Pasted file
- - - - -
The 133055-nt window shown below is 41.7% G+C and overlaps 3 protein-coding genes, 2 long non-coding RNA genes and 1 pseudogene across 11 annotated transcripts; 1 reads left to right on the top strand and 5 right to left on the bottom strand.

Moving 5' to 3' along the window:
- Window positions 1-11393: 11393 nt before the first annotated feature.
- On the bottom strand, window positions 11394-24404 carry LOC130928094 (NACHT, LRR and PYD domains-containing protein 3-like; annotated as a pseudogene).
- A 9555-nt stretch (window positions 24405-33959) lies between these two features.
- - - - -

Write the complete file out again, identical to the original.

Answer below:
The 133055-nt window shown below is 41.7% G+C and overlaps 3 protein-coding genes, 2 long non-coding RNA genes and 1 pseudogene across 11 annotated transcripts; 1 reads left to right on the top strand and 5 right to left on the bottom strand.

Moving 5' to 3' along the window:
- Window positions 1-11393: 11393 nt before the first annotated feature.
- On the bottom strand, window positions 11394-24404 carry LOC130928094 (NACHT, LRR and PYD domains-containing protein 3-like; annotated as a pseudogene).
- A 9555-nt stretch (window positions 24405-33959) lies between these two features.